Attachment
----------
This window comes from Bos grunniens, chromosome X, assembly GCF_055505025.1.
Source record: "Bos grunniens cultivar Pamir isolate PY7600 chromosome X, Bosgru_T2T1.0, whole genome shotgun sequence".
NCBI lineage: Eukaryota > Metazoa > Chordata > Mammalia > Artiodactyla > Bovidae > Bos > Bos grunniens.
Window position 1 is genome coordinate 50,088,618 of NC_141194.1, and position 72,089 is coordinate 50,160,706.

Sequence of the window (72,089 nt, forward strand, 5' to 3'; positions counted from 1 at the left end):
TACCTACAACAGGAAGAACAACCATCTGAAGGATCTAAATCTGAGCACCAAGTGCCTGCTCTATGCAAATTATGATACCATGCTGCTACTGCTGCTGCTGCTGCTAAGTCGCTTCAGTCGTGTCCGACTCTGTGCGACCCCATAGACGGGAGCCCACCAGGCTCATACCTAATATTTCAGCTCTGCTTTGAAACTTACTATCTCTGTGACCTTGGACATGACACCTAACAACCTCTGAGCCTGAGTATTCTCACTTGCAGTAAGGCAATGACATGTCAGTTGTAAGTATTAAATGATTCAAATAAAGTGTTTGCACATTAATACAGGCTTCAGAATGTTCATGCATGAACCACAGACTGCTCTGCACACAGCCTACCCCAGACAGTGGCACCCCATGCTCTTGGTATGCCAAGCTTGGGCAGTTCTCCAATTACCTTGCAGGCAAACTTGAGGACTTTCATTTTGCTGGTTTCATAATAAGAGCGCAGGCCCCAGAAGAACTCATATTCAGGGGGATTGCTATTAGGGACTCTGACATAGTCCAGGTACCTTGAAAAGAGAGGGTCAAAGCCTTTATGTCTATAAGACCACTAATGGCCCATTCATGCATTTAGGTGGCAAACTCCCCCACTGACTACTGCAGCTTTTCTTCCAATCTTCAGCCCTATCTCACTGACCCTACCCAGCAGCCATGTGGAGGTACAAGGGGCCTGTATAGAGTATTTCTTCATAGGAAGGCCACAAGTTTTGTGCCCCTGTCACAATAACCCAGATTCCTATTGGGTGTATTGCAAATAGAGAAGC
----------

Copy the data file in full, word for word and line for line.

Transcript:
This window comes from Bos grunniens, chromosome X, assembly GCF_055505025.1.
Source record: "Bos grunniens cultivar Pamir isolate PY7600 chromosome X, Bosgru_T2T1.0, whole genome shotgun sequence".
NCBI lineage: Eukaryota > Metazoa > Chordata > Mammalia > Artiodactyla > Bovidae > Bos > Bos grunniens.
Window position 1 is genome coordinate 50,088,618 of NC_141194.1, and position 72,089 is coordinate 50,160,706.

Sequence of the window (72,089 nt, forward strand, 5' to 3'; positions counted from 1 at the left end):
TACCTACAACAGGAAGAACAACCATCTGAAGGATCTAAATCTGAGCACCAAGTGCCTGCTCTATGCAAATTATGATACCATGCTGCTACTGCTGCTGCTGCTGCTAAGTCGCTTCAGTCGTGTCCGACTCTGTGCGACCCCATAGACGGGAGCCCACCAGGCTCATACCTAATATTTCAGCTCTGCTTTGAAACTTACTATCTCTGTGACCTTGGACATGACACCTAACAACCTCTGAGCCTGAGTATTCTCACTTGCAGTAAGGCAATGACATGTCAGTTGTAAGTATTAAATGATTCAAATAAAGTGTTTGCACATTAATACAGGCTTCAGAATGTTCATGCATGAACCACAGACTGCTCTGCACACAGCCTACCCCAGACAGTGGCACCCCATGCTCTTGGTATGCCAAGCTTGGGCAGTTCTCCAATTACCTTGCAGGCAAACTTGAGGACTTTCATTTTGCTGGTTTCATAATAAGAGCGCAGGCCCCAGAAGAACTCATATTCAGGGGGATTGCTATTAGGGACTCTGACATAGTCCAGGTACCTTGAAAAGAGAGGGTCAAAGCCTTTATGTCTATAAGACCACTAATGGCCCATTCATGCATTTAGGTGGCAAACTCCCCCACTGACTACTGCAGCTTTTCTTCCAATCTTCAGCCCTATCTCACTGACCCTACCCAGCAGCCATGTGGAGGTACAAGGGGCCTGTATAGAGTATTTCTTCATAGGAAGGCCACAAGTTTTGTGCCCCTGTCACAATAACCCAGATTCCTATTGGGTGTATTGCAAATAGAGAAGC